The 1973 Roe v. Wade decision that expanded abortion rights for women is a landmark case in the history of American politics. APU hosted several events last week that allowed students, faculty and anyone else to discuss the important issues and to contemplate the effects the case has had on the U.S. Political science professor and Associate Dean of the College of Liberal Arts and Sciences Jennifer Walsh organized the series of discussions to dialogue about the issues surrounding Roe v. Wade from all angles.
“It was kind of a spontaneous planning, if you will. It kind of came together last minute,” Walsh said, “But it reflected a desire to acknowledge and do what we do best as a university which is to discuss, deliberate, contemplate and reflect.”
Walsh, who also organized the series of events following the presidential election in the fall, teaches Constitutional law and American government. She believes that Christians should recognize issues such as abortion as well as the government’s decisions and reactions to issues that arise in cases like Roe v. Wade.
Roe v. Wade was a landmark decision because it clearly revealed the division between the thinking of the church and the thinking of the state, Walsh said.
“It’s not any longer just about abortion. It’s about stem-cell research and euthanasia and the right to privacy in a variety of contexts. It’s also significant because for the first time you see Christians being called back into the public square,” Walsh said.
In addition to the three discussions held throughout the week, Walsh also worked together with the Campus Pastors office to organize the prayer session that was held on Tuesday, Jan. 22 at noon. They wanted the prayer session to be more reflective and integrative as well as active.
“This is such an important topic and conversation that just to have conversation, just to have dialogue seems to be a real miss,” campus pastor James ‘Woody’ Morwood said, “So when we heard the academic side was going to offering all those other things, we wanted to provide a space and opportunity where people could simply come and ask God to give us wisdom and discernment with how we navigate this in our culture.”
The prayer gathering was led by five of the campus pastors who led the participants through different prayers and encouraged the group to spend time praying individually.
“There were representatives of various offices and entities on campus. It wasn’t just one sect, there were representatives from Student Life, from the Counseling Center, professors, Women’s Resource Center, campus pastors,” said campus pastor Khristi Adams, “It was just a little bit of everyone and it was great that we were all in one circle and no matter what our position was on the issue.”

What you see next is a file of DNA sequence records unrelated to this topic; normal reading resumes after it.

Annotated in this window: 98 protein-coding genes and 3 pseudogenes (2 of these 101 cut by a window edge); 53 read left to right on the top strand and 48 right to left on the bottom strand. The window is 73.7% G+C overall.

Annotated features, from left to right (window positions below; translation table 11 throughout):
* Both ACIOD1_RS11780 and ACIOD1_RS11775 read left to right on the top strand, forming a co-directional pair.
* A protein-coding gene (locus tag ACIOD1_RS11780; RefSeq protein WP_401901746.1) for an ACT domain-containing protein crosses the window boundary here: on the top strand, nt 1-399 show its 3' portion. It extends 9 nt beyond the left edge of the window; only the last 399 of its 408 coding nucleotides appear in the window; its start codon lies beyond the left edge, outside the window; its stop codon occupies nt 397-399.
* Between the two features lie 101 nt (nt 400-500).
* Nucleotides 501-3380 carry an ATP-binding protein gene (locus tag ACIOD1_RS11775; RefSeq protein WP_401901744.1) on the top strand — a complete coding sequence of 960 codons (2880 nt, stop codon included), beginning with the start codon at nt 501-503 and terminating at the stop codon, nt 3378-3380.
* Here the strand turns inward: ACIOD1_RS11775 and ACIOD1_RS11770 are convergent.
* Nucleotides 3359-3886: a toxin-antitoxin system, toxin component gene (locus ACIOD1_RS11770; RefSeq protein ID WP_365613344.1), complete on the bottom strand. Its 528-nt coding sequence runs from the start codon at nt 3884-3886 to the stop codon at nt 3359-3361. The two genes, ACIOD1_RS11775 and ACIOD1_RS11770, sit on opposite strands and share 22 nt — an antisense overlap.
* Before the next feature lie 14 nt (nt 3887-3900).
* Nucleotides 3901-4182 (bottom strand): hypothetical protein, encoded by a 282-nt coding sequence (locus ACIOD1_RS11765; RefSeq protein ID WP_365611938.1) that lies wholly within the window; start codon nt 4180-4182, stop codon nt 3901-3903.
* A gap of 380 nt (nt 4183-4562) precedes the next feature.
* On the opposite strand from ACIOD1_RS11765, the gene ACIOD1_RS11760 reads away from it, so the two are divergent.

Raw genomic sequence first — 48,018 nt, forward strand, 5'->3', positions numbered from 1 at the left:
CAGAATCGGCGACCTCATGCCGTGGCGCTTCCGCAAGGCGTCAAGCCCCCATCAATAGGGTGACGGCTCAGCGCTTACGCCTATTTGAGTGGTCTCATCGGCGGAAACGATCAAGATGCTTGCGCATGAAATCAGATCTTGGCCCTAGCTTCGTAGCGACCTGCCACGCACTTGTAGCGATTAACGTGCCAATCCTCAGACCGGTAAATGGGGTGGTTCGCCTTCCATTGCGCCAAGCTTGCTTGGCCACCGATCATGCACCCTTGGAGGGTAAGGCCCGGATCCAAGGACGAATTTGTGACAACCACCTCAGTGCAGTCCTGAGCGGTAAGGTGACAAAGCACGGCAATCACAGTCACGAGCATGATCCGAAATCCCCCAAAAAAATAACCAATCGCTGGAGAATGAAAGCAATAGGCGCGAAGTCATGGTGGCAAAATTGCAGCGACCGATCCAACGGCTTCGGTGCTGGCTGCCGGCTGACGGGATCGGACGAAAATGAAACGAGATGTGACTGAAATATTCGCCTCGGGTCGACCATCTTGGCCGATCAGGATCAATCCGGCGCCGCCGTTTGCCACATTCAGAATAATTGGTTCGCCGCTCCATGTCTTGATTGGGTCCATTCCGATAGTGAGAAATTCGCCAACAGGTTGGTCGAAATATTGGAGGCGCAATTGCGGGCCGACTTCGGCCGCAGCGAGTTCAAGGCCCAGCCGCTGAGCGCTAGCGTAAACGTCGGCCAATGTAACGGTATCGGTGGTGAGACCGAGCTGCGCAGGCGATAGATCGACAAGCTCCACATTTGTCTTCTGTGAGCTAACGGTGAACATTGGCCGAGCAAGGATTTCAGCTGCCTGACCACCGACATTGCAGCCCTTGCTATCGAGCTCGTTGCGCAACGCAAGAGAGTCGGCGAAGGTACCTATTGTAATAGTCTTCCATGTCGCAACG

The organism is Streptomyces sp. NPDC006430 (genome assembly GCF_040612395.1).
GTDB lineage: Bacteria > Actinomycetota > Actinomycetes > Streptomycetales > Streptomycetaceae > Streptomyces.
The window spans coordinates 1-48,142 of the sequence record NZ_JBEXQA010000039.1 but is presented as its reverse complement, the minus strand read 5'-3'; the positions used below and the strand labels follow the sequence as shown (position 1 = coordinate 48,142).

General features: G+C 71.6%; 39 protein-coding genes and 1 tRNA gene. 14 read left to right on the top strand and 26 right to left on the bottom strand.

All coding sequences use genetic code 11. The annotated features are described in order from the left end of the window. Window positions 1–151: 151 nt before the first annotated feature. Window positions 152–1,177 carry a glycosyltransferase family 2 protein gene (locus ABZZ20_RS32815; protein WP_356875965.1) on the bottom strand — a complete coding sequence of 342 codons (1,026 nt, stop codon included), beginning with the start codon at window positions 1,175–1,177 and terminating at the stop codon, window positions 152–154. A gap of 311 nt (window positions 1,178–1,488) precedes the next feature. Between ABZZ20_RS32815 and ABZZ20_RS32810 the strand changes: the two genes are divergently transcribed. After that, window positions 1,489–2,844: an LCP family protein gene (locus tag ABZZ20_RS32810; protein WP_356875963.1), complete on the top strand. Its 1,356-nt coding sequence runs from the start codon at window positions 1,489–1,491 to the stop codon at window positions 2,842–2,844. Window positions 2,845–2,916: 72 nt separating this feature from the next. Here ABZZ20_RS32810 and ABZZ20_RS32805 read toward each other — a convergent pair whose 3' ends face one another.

The campus pastors highlighted Luke 10:27, asking God how we can truly love our neighbors as ourselves.
“We also prayed for the policy and political side of it as well,” Woody said, “In the Campus Pastors office we are usually dealing with students who are in the ‘what do I do now?’ moment and that is what we wanted to pray for, that God would give us wisdom on this campus and wisdom for all Christians to navigate that.”
The three lectures and discussions organized by Walsh focused on three important aspects of the decision of Roe v. Wade. On Wednesday, professor of Biblical Studies and Associate Dean for the Division of Religion and Philosophy in the School of Theology Kenneth Waters discussed the theological and ethical issues surrounding Roe v. Wade. On Thursday, history professor Edmund Mazza discussed historical impact of Roe v. Wade while Walsh discussed the cultural impact the decision has had on our society and our politics.
Political science professor and Chair of the Department of History and Political Science Daniel Palm and political science professor Abbylin Sellers wrapped up the series of events on Friday by discussing the political and constitutional significance of Roe v. Wade.
“Christians have had a variety of viewpoints on things like this,” Palm said, “It’s a perfect opportunity for us as a Christian community to come together and to think what this means. What this means about life, what it means about rights, and the very big political question which I think all politics surrounds: What is a human being? What are we ultimately?”